FALLING DOWN
(Dir. Joel Schumacher 1993)

This is a film that could have been so good, but wasn't brave enough.

Michael Douglas plays a man who snaps. He finds himself in a horrible world he doesn't understand, and one hot day is caught in a traffic jam, and decides that he's had enough, and that he will not stand for any more of it. He leaves his car and walks across Los Angeles, and makes a stand against the world in a series of encounters with crooks, liars, idiots, charlatans, bullies, snobs, and other modern people who just don't seem to care about morality.

In his wanderings, he ends up becoming armed and dangerous, and the film builds in the audience an expectation of his perhaps achieving something worthwhile, or making a statement that will be heard by the masses. The film is a great potential wish-fulfilment movie, in which our hero does loads of the sort of things that we'd all love to do, like thwart bullies, punish the greedy, and rail against modern stupidity.

Unfortunately, the film loses its way. If you don't want to know what happens, read no further.

The film was marketed as a vehicle for Michael Douglas. In fact, it is a two-hander, and Robert Duvall plays an experienced policeman on the day of his retirement, who is precisely the sort of honest and sensible fellow that Michael Douglas's character would like, and who is the one cop who works out what is going on, while the younger men in his precinct show themselves to be selfish, arrogant, and uncaring. Duvall plays his parts very well, and there is a good sub-plot about his anxious wife, but this distracts from the main thrust of the movie, and turns it from the universal and urgent, to the personal and sentimental. Duvall is on screen for about the same amount of time as Douglas, but his half of the film never promises to be powerful.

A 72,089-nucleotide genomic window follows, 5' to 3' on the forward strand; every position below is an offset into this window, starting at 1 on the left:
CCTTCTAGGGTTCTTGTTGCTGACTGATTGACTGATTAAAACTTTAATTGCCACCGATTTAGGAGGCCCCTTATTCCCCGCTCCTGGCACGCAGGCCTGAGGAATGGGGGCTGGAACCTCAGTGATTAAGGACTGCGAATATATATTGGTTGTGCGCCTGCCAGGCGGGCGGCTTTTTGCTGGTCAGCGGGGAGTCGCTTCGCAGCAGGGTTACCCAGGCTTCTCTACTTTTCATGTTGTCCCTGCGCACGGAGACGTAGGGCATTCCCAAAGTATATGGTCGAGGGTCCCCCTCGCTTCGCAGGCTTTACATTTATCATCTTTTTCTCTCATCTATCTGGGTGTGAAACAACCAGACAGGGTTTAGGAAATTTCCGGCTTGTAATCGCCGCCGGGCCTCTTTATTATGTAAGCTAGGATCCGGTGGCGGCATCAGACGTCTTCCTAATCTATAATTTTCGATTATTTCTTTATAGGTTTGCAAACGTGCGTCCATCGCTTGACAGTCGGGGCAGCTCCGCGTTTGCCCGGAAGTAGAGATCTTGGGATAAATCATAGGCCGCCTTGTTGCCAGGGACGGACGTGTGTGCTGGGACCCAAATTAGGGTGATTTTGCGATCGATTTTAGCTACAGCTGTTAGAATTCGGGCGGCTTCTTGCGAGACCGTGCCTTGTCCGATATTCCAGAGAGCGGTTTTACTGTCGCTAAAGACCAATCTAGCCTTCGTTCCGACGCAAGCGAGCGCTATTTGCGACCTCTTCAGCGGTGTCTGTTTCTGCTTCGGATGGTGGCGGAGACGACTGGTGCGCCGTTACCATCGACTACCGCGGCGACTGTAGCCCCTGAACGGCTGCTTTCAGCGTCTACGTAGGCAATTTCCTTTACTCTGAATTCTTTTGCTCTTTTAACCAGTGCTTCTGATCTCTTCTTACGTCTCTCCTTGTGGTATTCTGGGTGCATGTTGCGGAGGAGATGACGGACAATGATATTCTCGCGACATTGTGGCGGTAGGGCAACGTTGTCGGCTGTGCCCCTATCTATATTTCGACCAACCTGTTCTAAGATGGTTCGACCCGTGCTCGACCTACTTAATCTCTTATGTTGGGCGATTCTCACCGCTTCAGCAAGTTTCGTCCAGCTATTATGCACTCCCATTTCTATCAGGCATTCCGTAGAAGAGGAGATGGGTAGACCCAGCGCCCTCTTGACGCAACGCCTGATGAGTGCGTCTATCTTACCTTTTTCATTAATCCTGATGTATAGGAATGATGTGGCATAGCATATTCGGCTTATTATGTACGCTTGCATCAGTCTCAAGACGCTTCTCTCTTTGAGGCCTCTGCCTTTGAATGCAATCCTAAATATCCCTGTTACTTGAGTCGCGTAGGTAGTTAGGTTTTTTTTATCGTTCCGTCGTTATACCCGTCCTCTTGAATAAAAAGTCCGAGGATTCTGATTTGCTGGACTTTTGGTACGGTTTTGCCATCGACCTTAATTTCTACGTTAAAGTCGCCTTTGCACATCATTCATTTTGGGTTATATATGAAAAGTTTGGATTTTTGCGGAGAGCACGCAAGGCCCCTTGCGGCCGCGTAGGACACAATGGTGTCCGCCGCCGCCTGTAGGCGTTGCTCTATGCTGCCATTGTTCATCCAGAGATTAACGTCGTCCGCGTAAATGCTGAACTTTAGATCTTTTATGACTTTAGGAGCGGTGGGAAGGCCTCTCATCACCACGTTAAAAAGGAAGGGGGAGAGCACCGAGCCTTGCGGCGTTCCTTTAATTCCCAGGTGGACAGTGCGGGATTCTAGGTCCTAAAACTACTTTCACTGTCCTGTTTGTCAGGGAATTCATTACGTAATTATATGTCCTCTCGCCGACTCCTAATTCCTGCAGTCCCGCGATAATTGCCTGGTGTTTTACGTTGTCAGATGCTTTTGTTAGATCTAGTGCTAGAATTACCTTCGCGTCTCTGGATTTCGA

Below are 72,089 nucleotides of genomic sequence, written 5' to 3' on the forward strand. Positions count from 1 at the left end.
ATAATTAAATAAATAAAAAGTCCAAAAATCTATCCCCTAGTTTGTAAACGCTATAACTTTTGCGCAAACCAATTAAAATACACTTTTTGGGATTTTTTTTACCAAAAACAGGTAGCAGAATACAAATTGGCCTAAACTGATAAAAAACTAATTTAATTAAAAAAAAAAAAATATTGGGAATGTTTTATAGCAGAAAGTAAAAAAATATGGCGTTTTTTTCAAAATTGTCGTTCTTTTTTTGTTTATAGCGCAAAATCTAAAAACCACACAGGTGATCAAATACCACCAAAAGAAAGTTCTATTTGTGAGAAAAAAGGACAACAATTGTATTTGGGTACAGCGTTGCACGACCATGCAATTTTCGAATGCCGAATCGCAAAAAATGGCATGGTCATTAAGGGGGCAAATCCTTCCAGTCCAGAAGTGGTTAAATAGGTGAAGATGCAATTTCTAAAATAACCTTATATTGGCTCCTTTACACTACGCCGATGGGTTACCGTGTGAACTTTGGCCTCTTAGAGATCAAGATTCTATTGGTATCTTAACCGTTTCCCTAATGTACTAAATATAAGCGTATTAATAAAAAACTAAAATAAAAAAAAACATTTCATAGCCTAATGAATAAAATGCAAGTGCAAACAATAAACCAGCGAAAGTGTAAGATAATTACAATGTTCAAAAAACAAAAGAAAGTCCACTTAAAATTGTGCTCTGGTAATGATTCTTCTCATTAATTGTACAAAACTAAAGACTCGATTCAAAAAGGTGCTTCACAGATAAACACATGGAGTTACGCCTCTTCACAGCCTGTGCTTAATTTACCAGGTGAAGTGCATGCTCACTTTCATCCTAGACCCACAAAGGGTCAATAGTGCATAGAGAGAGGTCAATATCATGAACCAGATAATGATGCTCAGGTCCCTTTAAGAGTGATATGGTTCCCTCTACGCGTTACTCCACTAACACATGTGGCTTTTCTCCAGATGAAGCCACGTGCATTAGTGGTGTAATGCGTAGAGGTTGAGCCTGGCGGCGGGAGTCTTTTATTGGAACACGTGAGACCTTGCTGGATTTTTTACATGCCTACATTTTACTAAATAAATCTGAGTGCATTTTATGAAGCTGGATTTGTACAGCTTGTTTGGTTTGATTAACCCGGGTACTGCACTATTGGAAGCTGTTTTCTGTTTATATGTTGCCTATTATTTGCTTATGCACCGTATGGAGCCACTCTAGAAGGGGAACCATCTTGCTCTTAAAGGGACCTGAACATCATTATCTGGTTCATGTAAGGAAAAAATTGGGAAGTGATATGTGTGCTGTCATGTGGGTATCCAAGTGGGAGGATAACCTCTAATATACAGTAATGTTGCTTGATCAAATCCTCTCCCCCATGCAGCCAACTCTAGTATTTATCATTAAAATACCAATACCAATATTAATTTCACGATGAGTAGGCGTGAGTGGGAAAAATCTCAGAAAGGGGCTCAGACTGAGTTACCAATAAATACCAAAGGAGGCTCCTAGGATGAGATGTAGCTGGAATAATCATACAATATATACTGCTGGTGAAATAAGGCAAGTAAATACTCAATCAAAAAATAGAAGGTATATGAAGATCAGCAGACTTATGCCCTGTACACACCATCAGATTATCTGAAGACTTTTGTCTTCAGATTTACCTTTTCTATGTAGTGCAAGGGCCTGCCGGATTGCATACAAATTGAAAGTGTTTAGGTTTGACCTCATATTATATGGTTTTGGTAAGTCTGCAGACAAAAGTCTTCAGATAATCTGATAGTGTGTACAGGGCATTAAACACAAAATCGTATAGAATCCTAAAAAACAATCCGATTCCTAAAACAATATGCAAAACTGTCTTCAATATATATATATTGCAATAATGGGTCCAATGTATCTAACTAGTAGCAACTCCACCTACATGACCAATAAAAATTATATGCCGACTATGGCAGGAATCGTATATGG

The film nose-dives in a stupid scene in an army-surplus shop. The producers of the film presumably required this scene to be written in, in order to prove that the point of the film was not racist or fascist. Running the shop is a ludicrous goon with an enthusiasm for all things Nazi, and this character is offered up as an example of someone that Douglas is not. To ram the point home, Douglas ends up killing him. This is question that didn't need answering. That this scene was included shows that the film makers were afraid of their own message.

Things get worse. We later discover that Michael Douglas's character is mad. As soon as we learn this, the relevance if everything he does is diminished. His acts also become madder. When a man rudely complains that he is hogging a public payphone, Douglas gleefully shoots the 'phone to bits with a submachine gun. With such acts, the character loses our sympathy, and so the film tries to keep our sympathy with new methods. We are now required to feel sorry for him.

It turns out that he is divorced and has lost his job. He misses his daughter terribly, and is forbidden to see her. He lives in a dismal house with his feeble mother, and has been pretending to go to work for months. This is a tremendous disappointment. The film promised to unleash in us tremendous emotions of elation, hope, triumph, defeat, and instead replaces them with pathos. This character that could have been an inspiration to thousands instead ends up as just another lonely nutter. Of course something had to go wrong. A character cannot be shown to rampage across a modern city without some ill-effects. To remain seated in reality, the film probably had to have him defeated eventually, but not before he had made big public statement. Ordinary people tend not to snap, tend not to rampage, and tend to put up with the measly behaviour of people of modern people who don't care about their fellow citizens; and so ordinary people - the cinema-goers - would have loved to see a man fight their cause, risking what they dared not risk.



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